The Offices of the President, Vice-President, and Clerk

President

The position of President is established in the constitution as per Article 56(1), stating that he shall hold office for a five-year term. The president is not a member of either the house of parliament or the legislature of a state. The office is not a member of the judicial or executive branch. It is held by a person who is the head of state and holds no other official position in the government. It is the highest office in the country.

Article 56(1) of the constitution provides that the president shall hold office for a term of five years

The presidency is held by the President of the Republic. He/she shall be elected by the people, through the National Electoral Council. He/she shall be sworn into office on the 24th of May of the year in which he/she was elected. However, the president can be declared disabled and the Vice-President of the Republic may be elected from the shortlist proposed by the President.

In order to recall a president, a majority of registered voters must approve the recall. At least ten percent of the electors must support the recall, but not more than fifteen percent. Once a petition for recall has been made, the National Electoral Council must call a plebiscite or referendum on the question within 15 days. The president of the Senate shall appoint a vice president from the list of five candidates.

The office is not a member of either house of the parliament or of the legislature of any state

A clerk is the person who assists the officers of a legislative body, such as a senator and the chief executive officer. The office is not a member of either house of parliament or of the legislature of any state. The rules and procedures of the two houses are different. A committee chair determines questions of order and procedure. A Senate clerk is designated in Section 2 of Article III of the State Constitution to assist the officers, members, and staff of the Senate.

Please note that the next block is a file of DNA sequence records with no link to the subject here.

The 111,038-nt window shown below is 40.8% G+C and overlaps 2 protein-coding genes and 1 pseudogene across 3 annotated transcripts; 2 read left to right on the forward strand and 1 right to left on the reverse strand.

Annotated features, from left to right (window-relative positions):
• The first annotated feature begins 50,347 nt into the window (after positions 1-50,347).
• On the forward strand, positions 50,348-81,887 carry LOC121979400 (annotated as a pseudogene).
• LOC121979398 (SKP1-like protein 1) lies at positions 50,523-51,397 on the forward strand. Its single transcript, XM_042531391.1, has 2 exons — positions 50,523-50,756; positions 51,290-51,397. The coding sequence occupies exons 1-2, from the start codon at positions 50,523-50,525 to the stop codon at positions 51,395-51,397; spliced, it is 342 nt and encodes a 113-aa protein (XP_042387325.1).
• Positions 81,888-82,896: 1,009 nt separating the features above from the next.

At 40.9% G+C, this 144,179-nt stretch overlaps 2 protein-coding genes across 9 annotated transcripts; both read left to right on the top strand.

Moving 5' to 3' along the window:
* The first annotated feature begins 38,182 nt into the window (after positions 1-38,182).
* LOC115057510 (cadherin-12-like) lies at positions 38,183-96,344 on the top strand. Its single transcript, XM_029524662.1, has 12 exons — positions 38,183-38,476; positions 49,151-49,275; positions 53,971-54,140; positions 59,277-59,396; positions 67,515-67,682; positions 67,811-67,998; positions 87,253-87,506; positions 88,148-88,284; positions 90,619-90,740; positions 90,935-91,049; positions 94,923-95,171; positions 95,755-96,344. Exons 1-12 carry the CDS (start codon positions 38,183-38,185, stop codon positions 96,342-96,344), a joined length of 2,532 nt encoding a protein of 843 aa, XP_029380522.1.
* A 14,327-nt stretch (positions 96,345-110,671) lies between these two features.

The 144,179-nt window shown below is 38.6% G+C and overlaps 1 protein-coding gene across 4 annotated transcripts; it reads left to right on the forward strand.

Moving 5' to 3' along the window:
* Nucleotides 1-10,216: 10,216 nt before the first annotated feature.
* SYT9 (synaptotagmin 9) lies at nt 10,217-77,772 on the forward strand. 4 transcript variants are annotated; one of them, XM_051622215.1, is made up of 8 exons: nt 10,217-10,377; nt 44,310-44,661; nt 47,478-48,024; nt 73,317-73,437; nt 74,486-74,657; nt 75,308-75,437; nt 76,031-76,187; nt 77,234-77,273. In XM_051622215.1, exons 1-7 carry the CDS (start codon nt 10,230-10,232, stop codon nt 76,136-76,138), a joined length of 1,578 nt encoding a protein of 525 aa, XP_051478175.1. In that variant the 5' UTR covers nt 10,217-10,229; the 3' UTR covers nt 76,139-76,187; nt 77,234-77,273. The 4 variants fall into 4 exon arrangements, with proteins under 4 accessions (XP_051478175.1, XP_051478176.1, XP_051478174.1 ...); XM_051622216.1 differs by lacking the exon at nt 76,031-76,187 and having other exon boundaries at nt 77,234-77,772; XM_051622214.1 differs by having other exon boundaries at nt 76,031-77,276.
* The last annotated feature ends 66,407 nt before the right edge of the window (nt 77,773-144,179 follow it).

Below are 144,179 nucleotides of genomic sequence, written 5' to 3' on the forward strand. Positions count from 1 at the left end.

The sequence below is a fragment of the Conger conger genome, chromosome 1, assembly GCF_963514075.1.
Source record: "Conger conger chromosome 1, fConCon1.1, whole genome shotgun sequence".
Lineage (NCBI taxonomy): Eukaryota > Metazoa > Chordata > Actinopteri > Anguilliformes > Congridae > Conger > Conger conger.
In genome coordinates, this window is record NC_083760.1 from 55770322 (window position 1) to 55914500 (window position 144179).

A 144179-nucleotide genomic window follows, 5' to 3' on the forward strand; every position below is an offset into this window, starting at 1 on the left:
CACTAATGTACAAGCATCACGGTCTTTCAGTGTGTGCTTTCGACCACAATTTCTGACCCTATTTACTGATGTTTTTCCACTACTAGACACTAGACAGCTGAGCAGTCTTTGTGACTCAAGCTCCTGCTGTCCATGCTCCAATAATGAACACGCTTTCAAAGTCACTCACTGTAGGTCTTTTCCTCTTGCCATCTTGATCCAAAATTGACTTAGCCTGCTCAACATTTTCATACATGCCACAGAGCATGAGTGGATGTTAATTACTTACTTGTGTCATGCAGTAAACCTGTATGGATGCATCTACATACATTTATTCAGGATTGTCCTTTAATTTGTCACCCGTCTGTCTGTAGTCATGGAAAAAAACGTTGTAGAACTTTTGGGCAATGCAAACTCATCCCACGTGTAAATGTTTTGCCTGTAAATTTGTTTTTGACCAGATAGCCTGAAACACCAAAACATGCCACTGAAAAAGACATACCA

The Legislature divides the state into legislative districts, with representatives elected to each. During a regular session, each chamber elects a majority of its members, and the majority of senators represent the minority party. The senate is divided into three classes. The seats of senators expire after two years, four years, and six years. Every two years, one-third of the seats are chosen. During a session, vacancies may occur due to resignations, election losses, and other reasons. If no one fills a vacancy, the executive branch can appoint a temporary member until the next meeting.

The office is not a member of the executive branch

The Executive Branch of the United States government is composed of the president, his Cabinet, and independent agencies. Its powers and responsibilities are vastly divergent and vary with its role within the government. Independent federal agencies include the Federal Reserve Board, the Securities and Exchange Commission, and the Environmental Protection Agency. The Executive Branch is also responsible for more than four million Americans’ jobs. It also appoints the heads of over 50 federal commissions.

The office is not a member of the judicial branch

Judges are not allowed to use the prestige of their judicial office in fundraising activities, unless they are listed as an officer, director, or trustee of a nonprofit organization. While judges are prohibited from fundraising activities, they can list their judicial designation on regular letterhead. In such cases, they must include the judge’s name and judicial designation. There are some exceptions. For example, judges cannot fundraise for nonprofit organizations by using their own judicial designation.

The judicial branch is a co-equal branch of government, and is responsible for deciding the meaning and application of the Constitution. Among its branches, the U.S. Supreme Court is the highest court in the United States, and is comprised of nine judges appointed by the President. There, judges decide on cases that have been through the court system and have been decided by lower courts.

The office is immune from judicial action for unconstitutional, mala fides activities

Under UAPA, the president and cabinet are immune from lawsuits, even when they commit unconstitutional acts. That immunity comes with a requirement of proof of mala fides. Justice Ginsburg found that the action taken by the Cabinet constituted a “dubious and politically motivated judicial decision.”

In addition, the government cannot discriminate against its own citizens unless the government has a clear intent to do so. Mala fides can be inferred from overt acts. In Trinidad and Tobago, the constitution provides for equal treatment for all citizens. However, if the government’s official has a manifest interest in favor of discrimination, they cannot be sued.

The office is a virtual puppet of the armed forces or of powerful economic interests

Jonathan Powell, Blair’s chief of staff, is a good example of a weak prime minister. Despite the promise to reinstate cabinet government, these leaders are incapable of determining the agenda on their own. They are mere pawns of powerful economic interests and armed forces. This explains why the office is a virtual puppet of the latter. He has a long list of unfinished business, which he will be happy to complete, if he ever has the chance.